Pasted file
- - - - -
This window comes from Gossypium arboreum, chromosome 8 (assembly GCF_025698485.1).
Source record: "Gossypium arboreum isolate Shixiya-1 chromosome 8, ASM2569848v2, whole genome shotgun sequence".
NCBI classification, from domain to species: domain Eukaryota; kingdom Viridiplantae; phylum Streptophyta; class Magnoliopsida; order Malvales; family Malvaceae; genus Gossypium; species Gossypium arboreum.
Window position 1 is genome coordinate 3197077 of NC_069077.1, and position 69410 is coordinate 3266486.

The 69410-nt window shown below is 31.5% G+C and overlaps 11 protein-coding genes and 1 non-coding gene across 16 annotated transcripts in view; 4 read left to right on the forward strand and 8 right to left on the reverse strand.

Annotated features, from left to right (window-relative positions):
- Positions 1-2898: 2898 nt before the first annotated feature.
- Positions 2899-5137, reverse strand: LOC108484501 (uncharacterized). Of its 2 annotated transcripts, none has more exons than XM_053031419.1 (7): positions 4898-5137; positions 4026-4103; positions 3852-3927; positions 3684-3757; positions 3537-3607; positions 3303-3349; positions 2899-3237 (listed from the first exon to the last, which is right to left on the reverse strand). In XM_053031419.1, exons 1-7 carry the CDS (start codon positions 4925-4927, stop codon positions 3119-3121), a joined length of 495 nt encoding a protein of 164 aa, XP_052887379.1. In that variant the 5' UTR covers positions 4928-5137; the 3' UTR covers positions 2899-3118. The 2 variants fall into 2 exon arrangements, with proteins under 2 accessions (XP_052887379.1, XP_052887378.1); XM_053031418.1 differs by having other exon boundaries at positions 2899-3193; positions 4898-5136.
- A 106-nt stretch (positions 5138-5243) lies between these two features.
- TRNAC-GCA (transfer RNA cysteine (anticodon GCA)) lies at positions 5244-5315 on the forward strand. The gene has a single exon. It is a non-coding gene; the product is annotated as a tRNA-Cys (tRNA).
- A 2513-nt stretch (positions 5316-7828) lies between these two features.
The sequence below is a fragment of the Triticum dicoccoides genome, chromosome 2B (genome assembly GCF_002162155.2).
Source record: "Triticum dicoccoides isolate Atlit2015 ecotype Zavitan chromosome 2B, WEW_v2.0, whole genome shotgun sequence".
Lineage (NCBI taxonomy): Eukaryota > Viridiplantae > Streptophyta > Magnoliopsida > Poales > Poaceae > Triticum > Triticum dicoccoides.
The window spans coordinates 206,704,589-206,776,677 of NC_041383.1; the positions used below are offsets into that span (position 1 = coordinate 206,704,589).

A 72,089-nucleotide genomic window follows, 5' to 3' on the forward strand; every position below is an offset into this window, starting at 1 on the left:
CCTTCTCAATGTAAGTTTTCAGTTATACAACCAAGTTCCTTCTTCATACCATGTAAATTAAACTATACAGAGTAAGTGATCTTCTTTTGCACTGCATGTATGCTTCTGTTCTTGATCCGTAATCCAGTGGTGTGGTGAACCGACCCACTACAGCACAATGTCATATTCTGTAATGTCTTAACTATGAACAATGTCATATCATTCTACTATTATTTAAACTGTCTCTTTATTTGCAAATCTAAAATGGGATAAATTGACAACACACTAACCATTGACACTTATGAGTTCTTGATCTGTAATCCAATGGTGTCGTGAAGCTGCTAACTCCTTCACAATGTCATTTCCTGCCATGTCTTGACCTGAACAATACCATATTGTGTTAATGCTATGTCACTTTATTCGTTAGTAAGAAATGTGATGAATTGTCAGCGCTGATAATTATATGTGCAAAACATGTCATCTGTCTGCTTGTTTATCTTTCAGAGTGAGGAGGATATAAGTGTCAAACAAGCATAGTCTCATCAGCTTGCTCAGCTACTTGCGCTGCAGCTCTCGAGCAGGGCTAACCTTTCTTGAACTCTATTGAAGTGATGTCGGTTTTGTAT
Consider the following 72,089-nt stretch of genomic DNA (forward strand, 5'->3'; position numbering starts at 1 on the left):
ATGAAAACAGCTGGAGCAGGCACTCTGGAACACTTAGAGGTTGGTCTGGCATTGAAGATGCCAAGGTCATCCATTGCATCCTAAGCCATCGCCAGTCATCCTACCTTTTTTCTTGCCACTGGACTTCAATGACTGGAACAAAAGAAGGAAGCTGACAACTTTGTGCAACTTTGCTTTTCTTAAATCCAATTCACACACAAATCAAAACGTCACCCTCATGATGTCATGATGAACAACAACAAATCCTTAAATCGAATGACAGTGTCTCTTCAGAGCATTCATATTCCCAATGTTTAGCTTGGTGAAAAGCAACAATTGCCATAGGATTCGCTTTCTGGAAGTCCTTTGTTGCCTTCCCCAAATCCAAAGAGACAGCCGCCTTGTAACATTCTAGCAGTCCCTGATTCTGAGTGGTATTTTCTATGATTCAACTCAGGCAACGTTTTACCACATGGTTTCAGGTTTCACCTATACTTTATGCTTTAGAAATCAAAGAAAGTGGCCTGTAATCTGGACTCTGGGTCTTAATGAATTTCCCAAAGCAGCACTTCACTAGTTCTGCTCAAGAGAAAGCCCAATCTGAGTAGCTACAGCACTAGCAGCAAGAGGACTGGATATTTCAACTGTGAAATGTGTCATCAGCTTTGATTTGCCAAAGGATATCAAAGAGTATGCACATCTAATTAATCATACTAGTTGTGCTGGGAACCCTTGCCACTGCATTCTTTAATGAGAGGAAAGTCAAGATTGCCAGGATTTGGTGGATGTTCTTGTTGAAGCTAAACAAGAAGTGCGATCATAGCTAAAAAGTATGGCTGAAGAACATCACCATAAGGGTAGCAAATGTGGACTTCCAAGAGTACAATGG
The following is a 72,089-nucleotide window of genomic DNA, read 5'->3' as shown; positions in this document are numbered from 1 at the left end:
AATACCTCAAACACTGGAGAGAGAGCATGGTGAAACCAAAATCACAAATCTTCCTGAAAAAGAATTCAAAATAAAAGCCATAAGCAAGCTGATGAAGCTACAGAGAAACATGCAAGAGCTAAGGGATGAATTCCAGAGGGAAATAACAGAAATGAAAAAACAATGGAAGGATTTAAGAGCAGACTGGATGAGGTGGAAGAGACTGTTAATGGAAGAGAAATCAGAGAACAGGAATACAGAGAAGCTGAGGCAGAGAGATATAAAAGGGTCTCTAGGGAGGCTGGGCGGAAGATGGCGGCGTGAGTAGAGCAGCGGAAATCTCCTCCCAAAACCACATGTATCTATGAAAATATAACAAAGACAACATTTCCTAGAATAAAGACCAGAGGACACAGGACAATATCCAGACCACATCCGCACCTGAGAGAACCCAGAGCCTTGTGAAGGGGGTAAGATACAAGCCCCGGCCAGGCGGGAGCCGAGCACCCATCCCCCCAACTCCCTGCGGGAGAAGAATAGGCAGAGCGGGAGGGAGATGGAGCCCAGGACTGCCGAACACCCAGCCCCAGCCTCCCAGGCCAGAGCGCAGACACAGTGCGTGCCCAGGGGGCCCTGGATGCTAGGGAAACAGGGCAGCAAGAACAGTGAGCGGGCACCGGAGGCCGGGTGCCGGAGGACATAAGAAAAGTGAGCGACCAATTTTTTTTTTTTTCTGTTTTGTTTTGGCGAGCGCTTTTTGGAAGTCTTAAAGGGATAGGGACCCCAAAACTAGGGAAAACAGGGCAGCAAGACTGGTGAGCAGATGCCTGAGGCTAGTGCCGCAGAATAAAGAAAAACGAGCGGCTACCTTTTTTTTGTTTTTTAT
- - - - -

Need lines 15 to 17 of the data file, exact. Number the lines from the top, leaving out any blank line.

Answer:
The window spans coordinates 206,704,589-206,776,677 of NC_041383.1; the positions used below are offsets into that span (position 1 = coordinate 206,704,589).

A 72,089-nucleotide genomic window follows, 5' to 3' on the forward strand; every position below is an offset into this window, starting at 1 on the left:
CCTTCTCAATGTAAGTTTTCAGTTATACAACCAAGTTCCTTCTTCATACCATGTAAATTAAACTATACAGAGTAAGTGATCTTCTTTTGCACTGCATGTATGCTTCTGTTCTTGATCCGTAATCCAGTGGTGTGGTGAACCGACCCACTACAGCACAATGTCATATTCTGTAATGTCTTAACTATGAACAATGTCATATCATTCTACTATTATTTAAACTGTCTCTTTATTTGCAAATCTAAAATGGGATAAATTGACAACACACTAACCATTGACACTTATGAGTTCTTGATCTGTAATCCAATGGTGTCGTGAAGCTGCTAACTCCTTCACAATGTCATTTCCTGCCATGTCTTGACCTGAACAATACCATATTGTGTTAATGCTATGTCACTTTATTCGTTAGTAAGAAATGTGATGAATTGTCAGCGCTGATAATTATATGTGCAAAACATGTCATCTGTCTGCTTGTTTATCTTTCAGAGTGAGGAGGATATAAGTGTCAAACAAGCATAGTCTCATCAGCTTGCTCAGCTACTTGCGCTGCAGCTCTCGAGCAGGGCTAACCTTTCTTGAACTCTATTGAAGTGATGTCGGTTTTGTAT